Current conditions suggest industry is likely to become more energy intensive, as a higher share of manufacturing is claimed by upstream energy-intensive industries. For example, in Europe and the United States, automotive manufacturing – a less energy-intensive manufacturing process – was 30% lower year-on-year in the first half of 2020, while basic metals manufacturing – a highly energy-intensive sector – was around 15% lower.
Uncertainty about future revenue is likely to be leading businesses to reprioritise investments, with spending on efficiency measures facing pressure as energy prices remain low.
Technical efficiency improvements in some markets have been delayed as lockdowns and physical distancing curtail building contractors’ physical access to premises. Smart meter installations were 80% to 90% lower at the height of lockdowns in India and the United Kingdom but had returned to 2019 levels by the third quarter of 2020. Economic uncertainty could further delay investments in the buildings sector, with future growth projections for materials such as energy-efficient glass around 6% weaker than pre-pandemic projections.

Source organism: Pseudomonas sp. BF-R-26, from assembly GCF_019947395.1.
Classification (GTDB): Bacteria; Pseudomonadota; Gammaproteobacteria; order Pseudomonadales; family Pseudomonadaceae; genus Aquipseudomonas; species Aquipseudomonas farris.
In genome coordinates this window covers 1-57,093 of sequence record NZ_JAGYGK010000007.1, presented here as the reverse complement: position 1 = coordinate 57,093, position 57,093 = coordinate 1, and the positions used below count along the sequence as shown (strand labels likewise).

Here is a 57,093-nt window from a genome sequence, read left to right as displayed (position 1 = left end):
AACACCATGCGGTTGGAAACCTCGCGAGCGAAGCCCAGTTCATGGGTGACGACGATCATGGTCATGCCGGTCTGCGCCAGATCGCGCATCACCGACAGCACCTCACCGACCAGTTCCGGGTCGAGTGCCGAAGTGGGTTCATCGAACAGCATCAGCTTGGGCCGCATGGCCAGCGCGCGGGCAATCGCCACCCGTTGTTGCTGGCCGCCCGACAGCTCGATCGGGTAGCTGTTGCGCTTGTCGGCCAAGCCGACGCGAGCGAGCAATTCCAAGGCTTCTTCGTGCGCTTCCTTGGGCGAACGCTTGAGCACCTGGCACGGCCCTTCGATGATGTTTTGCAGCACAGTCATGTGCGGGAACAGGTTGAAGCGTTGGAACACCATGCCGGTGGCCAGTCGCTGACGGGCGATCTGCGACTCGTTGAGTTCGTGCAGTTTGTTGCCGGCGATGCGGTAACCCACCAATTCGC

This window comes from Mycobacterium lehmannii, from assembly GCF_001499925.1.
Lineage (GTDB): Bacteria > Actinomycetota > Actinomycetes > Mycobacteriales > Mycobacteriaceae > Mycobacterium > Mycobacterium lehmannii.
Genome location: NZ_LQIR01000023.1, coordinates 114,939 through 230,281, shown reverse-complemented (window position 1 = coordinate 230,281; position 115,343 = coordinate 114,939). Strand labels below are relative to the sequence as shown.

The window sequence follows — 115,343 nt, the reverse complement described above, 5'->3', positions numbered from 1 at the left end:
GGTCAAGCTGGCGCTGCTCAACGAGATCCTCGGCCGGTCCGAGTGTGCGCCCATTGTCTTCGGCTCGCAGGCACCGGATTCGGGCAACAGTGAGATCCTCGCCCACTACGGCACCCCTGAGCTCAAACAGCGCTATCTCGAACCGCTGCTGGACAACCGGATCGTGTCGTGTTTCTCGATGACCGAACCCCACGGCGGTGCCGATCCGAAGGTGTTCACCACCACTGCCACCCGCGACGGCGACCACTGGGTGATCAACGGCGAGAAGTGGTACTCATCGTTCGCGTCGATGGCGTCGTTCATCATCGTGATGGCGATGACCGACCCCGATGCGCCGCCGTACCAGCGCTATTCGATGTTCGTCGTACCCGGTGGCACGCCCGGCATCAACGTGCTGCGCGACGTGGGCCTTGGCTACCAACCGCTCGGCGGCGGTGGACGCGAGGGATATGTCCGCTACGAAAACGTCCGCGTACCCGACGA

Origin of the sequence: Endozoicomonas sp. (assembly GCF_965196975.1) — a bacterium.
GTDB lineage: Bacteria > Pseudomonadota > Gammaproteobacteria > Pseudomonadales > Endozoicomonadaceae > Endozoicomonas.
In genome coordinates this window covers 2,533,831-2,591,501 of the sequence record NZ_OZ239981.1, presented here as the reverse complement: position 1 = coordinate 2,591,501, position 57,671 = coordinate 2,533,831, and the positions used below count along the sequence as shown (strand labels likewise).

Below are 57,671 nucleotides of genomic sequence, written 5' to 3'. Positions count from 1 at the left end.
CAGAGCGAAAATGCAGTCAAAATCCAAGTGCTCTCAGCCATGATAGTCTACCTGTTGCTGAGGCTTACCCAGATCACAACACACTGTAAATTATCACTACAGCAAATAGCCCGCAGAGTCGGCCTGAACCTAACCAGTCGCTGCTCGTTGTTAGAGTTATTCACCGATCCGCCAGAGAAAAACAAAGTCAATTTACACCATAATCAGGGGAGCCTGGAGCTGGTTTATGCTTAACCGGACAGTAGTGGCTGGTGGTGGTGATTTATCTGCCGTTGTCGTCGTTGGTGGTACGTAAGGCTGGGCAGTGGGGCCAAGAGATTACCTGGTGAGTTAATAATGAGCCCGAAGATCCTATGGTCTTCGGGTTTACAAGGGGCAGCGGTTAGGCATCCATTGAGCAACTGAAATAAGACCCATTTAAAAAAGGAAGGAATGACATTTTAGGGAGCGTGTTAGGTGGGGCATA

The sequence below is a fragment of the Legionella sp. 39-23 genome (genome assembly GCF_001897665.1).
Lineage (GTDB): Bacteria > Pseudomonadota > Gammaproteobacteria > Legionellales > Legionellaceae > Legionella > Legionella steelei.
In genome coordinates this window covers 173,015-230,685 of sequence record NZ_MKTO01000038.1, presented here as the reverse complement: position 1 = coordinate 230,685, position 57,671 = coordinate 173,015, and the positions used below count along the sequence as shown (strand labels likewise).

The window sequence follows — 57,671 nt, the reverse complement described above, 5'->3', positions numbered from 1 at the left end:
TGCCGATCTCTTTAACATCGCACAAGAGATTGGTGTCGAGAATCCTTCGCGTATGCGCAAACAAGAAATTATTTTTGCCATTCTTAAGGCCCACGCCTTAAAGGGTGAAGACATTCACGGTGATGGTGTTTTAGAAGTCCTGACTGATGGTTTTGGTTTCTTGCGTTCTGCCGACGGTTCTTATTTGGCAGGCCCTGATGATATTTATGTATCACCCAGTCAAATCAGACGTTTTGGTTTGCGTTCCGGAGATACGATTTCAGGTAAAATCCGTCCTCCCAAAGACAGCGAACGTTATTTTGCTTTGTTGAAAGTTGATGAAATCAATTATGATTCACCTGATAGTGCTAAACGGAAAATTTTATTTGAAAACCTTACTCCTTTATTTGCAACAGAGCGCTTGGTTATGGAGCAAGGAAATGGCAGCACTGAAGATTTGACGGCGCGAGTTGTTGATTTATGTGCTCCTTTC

Do-it-yourself renovations are up in some markets, however, which could boost the technical efficiency of residential buildings in the short term. In Australia, for example, insulation sales were 20% to 40% higher in the first half of 2020 than a year earlier.
A bright spot for technical efficiency gains is the appliances sub-sector. Data through the end of the third quarter of 2020 indicate that the Covid-19 crisis has increased households’ interest in new appliance purchases, with at least some appliances replacing older, inefficient models. Since the pandemic began, online shopping search indices were up by 20% to 40% for many appliance types worldwide, indicating that sales of appliances could be higher than usual. If these trends are confirmed, they would increase the technical efficiency of the global appliances stock.
In all sectors, the design of government stimulus packages implemented as part of Covid-19 recovery policies will heavily influence technical efficiency by supporting investments in new stock, and structural changes. Both will affect energy intensity.
The IEA has tracked USD 66 billion of funding for energy efficiency-related measures announced as part of governments’ stimulus packages to the end of October. A large share (USD 26 billion) has been allocated to the buildings sector – unsurprisingly, as investments in the efficiency of buildings are estimated to create around 15 jobs for every USD 1 million spent. Around USD 20 billion has also been announced to accelerate the shift to electric vehicles, including for new vehicle charging infrastructure.
Yet many opportunities remain untapped; IEA tracking reveals a spending imbalance across sectors. No announcements have been made to increase the penetration of super-efficient appliances, while spending on road vehicle efficiency beyond electric vehicles is minimal to date.